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Hopelessly twisted double-speak

graybyrd

This from a news article posted two hours ago on the BBC News website:

"Upon police arrival, a female 'slaps' the back of the patrol squad," the search warrant states, according to Minneapolis Public Radio. "After that, it is unknown to BCA agents what exactly happened, but the female became deceased in the alley."

Can anyone top this example of hopelessly inverted American obfuscation? This example bends over backwards so far it meets itself north of the anal orifice.

Replies:   Joe Long
Joe Long

@graybyrd

The police car backed up and ran her over?

Replies:   graybyrd
graybyrd

@Joe Long

The police car backed up and ran her over?


Nope. The officer sitting in the front passenger seat fired past his partner sitting behind the steering wheel. The bullet punched through the driver's door and "the female became deceased in the alley."

Replies:   Joe Long
Joe Long

@graybyrd

Was this the Minnesota shooting? I didn't know what BCA was, and thought it was an incident in Britain.

Replies:   graybyrd
graybyrd
Updated:

@Joe Long

Yes, Minnesota. Still much confusion, chaos, fear, uncertainty, and doubt (FUD).

Not unexpectedly, some events take far longer to bring to an official accounting than others. The 'the female became deceased in the alley' statement does little to inspire public confidence. Even if that statement was confined to the wording on the search warrant, it seems indicative of an accountability-ducking mentality.

Nobody shot an innocent woman. It was merely an unfortunate incident resulting in a female becoming deceased in an alley. No one's fault, really, but for the sad happenstance of an inglorious location.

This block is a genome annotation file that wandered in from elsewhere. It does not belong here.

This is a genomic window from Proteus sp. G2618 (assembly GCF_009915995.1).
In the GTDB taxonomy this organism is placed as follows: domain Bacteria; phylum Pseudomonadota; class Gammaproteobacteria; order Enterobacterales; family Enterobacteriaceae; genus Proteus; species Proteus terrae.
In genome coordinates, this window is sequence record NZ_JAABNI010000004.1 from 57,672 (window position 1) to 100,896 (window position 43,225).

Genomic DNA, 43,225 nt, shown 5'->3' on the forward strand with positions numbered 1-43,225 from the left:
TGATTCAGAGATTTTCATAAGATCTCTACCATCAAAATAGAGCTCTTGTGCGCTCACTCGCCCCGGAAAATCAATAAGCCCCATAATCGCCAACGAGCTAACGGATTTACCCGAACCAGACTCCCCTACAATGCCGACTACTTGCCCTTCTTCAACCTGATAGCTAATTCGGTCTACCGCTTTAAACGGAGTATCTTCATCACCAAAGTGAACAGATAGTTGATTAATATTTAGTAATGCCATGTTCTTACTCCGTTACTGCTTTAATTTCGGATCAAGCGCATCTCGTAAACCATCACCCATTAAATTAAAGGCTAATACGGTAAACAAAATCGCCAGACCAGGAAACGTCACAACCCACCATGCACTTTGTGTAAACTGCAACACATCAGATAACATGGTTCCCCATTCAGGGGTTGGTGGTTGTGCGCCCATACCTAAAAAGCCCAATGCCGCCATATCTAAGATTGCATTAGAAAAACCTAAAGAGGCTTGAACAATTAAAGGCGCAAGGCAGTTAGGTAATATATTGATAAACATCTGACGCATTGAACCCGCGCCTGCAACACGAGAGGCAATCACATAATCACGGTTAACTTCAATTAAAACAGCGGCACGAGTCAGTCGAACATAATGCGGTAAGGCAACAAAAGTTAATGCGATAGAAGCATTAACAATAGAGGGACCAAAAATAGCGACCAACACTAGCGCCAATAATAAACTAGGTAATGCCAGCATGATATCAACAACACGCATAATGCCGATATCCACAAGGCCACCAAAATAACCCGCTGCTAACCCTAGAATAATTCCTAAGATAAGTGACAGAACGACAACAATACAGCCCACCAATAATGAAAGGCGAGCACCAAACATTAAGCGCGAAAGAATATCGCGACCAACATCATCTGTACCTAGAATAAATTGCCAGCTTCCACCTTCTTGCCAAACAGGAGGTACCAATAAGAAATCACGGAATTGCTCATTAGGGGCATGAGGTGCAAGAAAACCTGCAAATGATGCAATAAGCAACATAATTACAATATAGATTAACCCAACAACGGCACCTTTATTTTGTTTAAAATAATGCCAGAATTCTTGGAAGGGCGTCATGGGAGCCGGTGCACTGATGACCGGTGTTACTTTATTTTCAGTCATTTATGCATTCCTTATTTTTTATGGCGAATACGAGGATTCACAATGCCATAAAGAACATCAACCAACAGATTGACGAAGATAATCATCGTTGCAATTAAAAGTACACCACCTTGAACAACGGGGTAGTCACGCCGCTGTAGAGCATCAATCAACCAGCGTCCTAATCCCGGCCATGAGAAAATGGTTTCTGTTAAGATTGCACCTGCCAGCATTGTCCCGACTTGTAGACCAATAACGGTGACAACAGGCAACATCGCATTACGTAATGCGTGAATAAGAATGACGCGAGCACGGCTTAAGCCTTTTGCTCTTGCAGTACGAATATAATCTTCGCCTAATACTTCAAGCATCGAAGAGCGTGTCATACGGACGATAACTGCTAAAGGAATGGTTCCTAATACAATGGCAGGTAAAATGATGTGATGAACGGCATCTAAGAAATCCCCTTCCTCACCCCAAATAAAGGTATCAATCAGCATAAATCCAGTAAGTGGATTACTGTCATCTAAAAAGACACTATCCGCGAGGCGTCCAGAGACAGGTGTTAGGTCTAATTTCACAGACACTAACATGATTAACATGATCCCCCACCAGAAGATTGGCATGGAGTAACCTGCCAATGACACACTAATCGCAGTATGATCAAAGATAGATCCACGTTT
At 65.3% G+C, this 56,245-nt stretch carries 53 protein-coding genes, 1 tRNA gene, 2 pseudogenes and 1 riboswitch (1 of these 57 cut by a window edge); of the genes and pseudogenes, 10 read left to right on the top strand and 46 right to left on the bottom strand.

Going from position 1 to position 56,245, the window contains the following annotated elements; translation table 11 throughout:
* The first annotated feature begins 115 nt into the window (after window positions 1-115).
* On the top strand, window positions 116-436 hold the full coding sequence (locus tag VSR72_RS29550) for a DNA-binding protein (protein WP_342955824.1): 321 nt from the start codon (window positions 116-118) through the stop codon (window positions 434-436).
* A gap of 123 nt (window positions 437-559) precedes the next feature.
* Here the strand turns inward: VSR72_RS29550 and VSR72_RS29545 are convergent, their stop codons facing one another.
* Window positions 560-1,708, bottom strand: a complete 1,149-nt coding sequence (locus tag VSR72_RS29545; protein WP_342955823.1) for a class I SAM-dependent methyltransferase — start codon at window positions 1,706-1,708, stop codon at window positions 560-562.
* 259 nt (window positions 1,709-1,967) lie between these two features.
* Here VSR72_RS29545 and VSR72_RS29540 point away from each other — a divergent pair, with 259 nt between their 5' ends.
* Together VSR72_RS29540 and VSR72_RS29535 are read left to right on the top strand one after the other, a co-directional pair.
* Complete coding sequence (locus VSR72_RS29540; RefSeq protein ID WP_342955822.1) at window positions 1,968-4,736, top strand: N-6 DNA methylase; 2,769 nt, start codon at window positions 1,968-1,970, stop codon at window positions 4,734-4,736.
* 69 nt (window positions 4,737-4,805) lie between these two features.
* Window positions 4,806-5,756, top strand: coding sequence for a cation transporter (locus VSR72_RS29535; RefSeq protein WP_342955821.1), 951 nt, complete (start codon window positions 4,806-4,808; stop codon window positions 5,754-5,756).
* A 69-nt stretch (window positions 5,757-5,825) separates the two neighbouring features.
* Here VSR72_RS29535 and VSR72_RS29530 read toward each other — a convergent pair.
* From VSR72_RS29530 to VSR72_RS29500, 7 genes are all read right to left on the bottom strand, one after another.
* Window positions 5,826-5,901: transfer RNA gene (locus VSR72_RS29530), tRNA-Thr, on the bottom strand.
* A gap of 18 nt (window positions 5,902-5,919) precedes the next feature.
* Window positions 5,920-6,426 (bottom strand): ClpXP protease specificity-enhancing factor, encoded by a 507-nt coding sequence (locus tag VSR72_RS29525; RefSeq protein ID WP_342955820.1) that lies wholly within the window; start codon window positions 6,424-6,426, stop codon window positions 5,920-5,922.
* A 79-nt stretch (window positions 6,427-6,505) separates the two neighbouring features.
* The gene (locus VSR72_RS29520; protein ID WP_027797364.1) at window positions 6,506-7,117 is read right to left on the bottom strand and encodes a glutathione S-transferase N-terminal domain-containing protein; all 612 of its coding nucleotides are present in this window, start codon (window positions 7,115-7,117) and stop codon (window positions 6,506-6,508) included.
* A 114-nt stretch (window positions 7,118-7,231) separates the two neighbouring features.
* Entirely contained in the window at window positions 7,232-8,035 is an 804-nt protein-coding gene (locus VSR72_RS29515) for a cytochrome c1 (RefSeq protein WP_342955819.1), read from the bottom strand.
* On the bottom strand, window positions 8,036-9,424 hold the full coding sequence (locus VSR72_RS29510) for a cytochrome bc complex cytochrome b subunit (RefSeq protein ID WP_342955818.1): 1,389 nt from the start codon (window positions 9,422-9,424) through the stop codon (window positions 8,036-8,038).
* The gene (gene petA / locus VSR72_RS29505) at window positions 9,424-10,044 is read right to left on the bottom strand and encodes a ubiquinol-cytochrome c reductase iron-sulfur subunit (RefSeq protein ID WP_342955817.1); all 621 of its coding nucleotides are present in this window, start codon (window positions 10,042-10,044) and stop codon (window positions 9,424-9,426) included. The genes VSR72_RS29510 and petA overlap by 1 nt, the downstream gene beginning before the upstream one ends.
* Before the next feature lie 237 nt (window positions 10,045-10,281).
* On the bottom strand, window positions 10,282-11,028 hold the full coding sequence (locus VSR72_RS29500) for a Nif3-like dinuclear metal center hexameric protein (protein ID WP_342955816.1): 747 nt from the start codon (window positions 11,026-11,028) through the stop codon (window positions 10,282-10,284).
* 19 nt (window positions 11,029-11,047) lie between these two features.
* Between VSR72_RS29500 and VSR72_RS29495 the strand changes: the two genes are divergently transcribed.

Replies:   Joe Long
Zom

Yes, an unfortunate spontaneous 'deceasing'.

Most of us here in OZ are shaking our heads in the sure and certain knowledge that nobody will be held to account.

It seems to me that the US is looking in the wrong place for terrorists. It has spent and is spending obscene amounts of money to protect oil and normalise regions, all in the name of counter-terrorism, when the sad truth is that the real terrorists in the US are the police forces.

When you look at the statistics over the last 10 years relating to the fatal shooting by police of unarmed people, there are many more deaths there than can be attributed to any 'traditional' terrorist attacks.

What black person, and increasingly white people, is not now terrified of being pulled over by a cop? The cops' default mode seems to be to approach with gun drawn, just as Mohamed Noor seems to have done.

Sadly, Justine Damond made the mistake of thinking like an Australian. She won't make that mistake again.